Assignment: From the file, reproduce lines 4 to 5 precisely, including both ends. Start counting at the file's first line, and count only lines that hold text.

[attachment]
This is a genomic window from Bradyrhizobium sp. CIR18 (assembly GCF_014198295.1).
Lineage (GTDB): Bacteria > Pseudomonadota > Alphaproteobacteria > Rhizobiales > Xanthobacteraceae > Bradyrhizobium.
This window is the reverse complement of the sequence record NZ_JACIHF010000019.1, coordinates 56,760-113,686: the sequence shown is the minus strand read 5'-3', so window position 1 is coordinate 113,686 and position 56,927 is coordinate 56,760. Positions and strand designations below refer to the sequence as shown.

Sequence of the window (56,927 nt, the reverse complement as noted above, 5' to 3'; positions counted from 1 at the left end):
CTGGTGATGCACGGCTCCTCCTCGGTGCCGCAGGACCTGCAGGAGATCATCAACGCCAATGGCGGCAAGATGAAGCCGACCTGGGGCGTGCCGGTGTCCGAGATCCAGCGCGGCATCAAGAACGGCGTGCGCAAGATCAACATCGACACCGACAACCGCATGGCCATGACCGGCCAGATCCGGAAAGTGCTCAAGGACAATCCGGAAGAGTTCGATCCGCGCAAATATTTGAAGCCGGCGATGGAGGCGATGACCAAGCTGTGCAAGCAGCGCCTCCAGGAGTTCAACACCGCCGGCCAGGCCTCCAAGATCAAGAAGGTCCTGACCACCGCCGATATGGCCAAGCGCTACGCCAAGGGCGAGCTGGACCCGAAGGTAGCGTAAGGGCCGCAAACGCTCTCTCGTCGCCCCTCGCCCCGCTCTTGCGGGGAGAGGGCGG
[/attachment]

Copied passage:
Sequence of the window (56,927 nt, the reverse complement as noted above, 5' to 3'; positions counted from 1 at the left end):
CTGGTGATGCACGGCTCCTCCTCGGTGCCGCAGGACCTGCAGGAGATCATCAACGCCAATGGCGGCAAGATGAAGCCGACCTGGGGCGTGCCGGTGTCCGAGATCCAGCGCGGCATCAAGAACGGCGTGCGCAAGATCAACATCGACACCGACAACCGCATGGCCATGACCGGCCAGATCCGGAAAGTGCTCAAGGACAATCCGGAAGAGTTCGATCCGCGCAAATATTTGAAGCCGGCGATGGAGGCGATGACCAAGCTGTGCAAGCAGCGCCTCCAGGAGTTCAACACCGCCGGCCAGGCCTCCAAGATCAAGAAGGTCCTGACCACCGCCGATATGGCCAAGCGCTACGCCAAGGGCGAGCTGGACCCGAAGGTAGCGTAAGGGCCGCAAACGCTCTCTCGTCGCCCCTCGCCCCGCTCTTGCGGGGAGAGGGCGG